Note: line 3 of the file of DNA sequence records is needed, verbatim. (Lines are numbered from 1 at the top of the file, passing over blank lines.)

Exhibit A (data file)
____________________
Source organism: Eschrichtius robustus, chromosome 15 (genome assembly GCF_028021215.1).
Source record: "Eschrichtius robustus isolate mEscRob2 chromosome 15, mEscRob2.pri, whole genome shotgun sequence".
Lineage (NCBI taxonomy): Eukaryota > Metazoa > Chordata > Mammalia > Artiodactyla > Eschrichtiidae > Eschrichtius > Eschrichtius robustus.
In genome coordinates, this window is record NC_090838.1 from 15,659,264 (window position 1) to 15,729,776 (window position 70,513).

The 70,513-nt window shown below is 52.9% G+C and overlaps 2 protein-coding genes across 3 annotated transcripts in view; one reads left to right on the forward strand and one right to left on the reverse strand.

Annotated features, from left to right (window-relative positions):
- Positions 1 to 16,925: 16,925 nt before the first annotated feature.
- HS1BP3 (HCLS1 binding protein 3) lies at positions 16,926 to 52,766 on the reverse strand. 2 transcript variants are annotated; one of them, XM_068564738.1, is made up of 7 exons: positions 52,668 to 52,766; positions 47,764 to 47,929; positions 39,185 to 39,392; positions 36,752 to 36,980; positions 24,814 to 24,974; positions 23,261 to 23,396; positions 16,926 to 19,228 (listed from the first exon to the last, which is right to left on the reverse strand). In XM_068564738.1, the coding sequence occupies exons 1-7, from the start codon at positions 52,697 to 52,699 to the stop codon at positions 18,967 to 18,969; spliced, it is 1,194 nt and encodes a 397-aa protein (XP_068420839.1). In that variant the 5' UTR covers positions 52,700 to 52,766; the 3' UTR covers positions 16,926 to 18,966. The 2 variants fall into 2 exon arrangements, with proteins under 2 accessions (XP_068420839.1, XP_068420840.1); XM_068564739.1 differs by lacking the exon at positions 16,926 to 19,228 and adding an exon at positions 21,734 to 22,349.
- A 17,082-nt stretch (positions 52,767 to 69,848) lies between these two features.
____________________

Lineage (NCBI taxonomy): Eukaryota > Metazoa > Chordata > Mammalia > Artiodactyla > Eschrichtiidae > Eschrichtius > Eschrichtius robustus.